The Kijang first entered the Indonesian market on 9 June 1977, although it had been on sale in the Philippines since 2 December 1976.[6] It has a boxy design with externally hinged half doors and plastic/canvas windows. Designated KF10, it shared the 3K engine with the 1972 Corolla, coupled to a 4-speed manual transmission. It was colloquially nicknamed 'Kijang Buaya' (meaning "Crocodile Kijang") as the engine hood resembled a crocodile's mouth once opened. The KF10 Kijang sold 26,806 units in its 4 years of production when it would be replaced by the second generation model.

Tamaraw (Philippines)[edit]

In the Philippines, the Kijang was sold as the Tamaraw (named for one of the country's national animals, the Tamaraw), produced in the 1970s up to early 1980s. Introduced in December 1976, it started as a small ​34 ton high-side pick-up (HSPU) with a 1.2-litre 3K engine producing 41 kW (55 hp; 56 PS), and was produced by the now-defunct Delta Motors, which assembled Toyota vehicles in the Philippines. It was considered as a "BUV", or "Basic Utility Vehicle".[6] It had a 4-speed manual transmission, and some models had no driver- or front passenger-side doors. Because of its ruggedness and ease of maintenance, even its upgradability (some swap the 3K engine with a more powerful engine, usually a diesel engine or any in Toyota's K series of engines),[citation needed] some of these vehicles survive today, and its designs are sometimes copied or modified by local assemblers to this day. It was proven success that General Motors (through Francisco Motors), Ford and Chrysler (with Mitsubishi) created their own versions of the BUV, including the two versions of the Pinoy and the Ford Fiera and Chrysler-Mitsubishi Cimarron.

The KF10 Tamaraw was also imported and distributed in Papua New Guinea in 1980 by Ela Motors, a division of the Burns Philip Group. The vehicle was renamed to Toyota Traka and was described as "using the same engine as the popular Toyota Corolla, the Traka is a basic utility vehicle capable of carrying a payload of 750 kg (1,653 lb) and developing more than 60 hp".[7][better source needed]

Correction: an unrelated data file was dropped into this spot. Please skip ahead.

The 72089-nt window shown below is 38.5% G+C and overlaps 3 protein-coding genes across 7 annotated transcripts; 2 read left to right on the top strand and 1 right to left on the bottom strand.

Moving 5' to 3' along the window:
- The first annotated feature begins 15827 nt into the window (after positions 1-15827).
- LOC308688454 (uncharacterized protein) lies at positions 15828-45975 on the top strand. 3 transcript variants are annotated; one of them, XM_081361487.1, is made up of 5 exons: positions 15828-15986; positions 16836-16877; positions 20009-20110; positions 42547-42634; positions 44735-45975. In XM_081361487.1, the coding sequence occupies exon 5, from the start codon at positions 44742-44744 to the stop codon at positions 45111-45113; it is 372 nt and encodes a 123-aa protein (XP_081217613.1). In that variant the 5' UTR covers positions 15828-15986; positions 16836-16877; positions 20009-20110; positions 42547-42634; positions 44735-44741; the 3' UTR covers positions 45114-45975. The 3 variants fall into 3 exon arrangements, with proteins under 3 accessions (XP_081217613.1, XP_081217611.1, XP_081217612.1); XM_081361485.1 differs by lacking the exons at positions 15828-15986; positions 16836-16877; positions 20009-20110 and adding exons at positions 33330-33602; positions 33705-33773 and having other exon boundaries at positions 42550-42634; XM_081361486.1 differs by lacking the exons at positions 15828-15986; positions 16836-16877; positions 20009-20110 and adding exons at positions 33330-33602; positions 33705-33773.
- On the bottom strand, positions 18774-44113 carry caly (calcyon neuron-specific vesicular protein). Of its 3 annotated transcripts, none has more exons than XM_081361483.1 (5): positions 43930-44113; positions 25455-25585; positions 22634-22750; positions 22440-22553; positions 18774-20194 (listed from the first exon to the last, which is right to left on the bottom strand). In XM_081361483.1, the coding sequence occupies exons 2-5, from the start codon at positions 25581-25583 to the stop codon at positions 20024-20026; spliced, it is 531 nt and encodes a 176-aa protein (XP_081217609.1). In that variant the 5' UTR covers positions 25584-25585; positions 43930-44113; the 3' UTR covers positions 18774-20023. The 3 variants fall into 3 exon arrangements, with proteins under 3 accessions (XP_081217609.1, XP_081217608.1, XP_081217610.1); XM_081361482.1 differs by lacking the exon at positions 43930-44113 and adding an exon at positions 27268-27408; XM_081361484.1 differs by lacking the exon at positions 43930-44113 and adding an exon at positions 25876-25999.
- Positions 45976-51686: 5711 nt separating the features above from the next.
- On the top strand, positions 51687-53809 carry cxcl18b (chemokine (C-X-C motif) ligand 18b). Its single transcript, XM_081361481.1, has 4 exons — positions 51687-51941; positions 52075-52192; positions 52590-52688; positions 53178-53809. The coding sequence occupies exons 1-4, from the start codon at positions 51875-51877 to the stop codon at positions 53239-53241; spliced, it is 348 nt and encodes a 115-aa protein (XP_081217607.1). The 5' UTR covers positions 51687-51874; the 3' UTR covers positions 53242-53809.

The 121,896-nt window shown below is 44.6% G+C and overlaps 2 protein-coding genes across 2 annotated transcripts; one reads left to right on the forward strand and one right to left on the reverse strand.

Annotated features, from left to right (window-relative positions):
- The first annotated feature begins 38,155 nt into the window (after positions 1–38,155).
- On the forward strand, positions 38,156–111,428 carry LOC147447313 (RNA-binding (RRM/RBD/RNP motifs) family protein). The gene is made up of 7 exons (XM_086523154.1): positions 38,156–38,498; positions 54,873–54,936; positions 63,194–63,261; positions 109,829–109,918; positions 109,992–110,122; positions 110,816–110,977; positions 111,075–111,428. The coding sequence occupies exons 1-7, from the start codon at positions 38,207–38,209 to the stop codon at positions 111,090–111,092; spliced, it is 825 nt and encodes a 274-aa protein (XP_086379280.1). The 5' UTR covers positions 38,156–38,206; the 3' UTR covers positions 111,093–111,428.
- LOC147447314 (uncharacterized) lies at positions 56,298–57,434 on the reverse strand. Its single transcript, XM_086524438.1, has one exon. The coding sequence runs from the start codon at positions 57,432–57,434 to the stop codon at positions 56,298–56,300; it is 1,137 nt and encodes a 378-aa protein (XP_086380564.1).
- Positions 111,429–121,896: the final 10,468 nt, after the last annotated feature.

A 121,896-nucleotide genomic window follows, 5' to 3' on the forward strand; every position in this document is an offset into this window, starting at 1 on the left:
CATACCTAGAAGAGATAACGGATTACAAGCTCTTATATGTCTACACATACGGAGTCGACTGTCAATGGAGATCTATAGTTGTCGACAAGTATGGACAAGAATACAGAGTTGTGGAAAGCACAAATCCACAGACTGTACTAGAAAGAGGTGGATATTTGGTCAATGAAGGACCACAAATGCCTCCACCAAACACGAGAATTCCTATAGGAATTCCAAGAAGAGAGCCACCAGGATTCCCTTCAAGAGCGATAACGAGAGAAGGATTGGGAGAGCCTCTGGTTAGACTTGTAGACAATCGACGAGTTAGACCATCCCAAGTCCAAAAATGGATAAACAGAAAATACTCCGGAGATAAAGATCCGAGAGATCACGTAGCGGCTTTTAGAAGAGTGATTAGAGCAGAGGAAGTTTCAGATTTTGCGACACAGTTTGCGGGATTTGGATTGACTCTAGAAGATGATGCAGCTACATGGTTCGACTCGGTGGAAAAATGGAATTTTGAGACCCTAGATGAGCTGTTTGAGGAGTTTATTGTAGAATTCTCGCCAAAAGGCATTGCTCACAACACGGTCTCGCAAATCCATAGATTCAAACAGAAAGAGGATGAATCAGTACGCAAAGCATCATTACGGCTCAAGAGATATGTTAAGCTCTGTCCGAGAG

Second generation (F20/F30; 1981)[edit]

Second generation (F20/F30)
1985 Toyota Kijang (KF20, Indonesia)
Also calledToyota Tamaraw (Philippines)
Body and chassis
ClassCompact pickup truck
Body style2-door pickup
LayoutFront-engine, rear-wheel-drive
  • 1.3 L 4K I4 (petrol)
  • 1.5 L 5K I4 (petrol)
Power output
  • 44 kW (59 hp; 60 PS) (4K)[8]
  • 53 kW (71 hp; 72 PS) (5K)
Transmission4-speed manual K40
Wheelbase2,500 mm (98.4 in)[8]
Length4,100 mm (161.4 in)[8]
Width1,600 mm (63.0 in)[8]
Height1,955 mm (77.0 in)[8]

The second generation Kijang (designated KF20) retained its boxy style although the body panels were different. It is colloquially called the 'Kijang Doyok' in Indonesia. Under its slimmer hood was a 1.3-litre 4K engine, which was replaced in December 1985 by a 1.5-litre 5K engine.[9] The only transmission option was a 4-speed manual. With the 5K engine, the power increased from 44 kW (59 hp; 60 PS)[8] to 53 kW (71 hp; 72 PS)[citation needed], both at 5,600 rpm.[10][8] The 1986 model can be seen from the outside by rectangular headlamps and a redesigned grille.[10] The Kijang started selling very strongly in 1983 and 1984, catching up to erstwhile market leaders such as the Suzuki Super Carry and the Daihatsu Hijet. The more powerful Kijang offered more carrying capacity, while the engine placement made it safer than its cheaper, kei truck-based competitors.[11] In February 1985, the 100,000th Kijang left the production line.[10]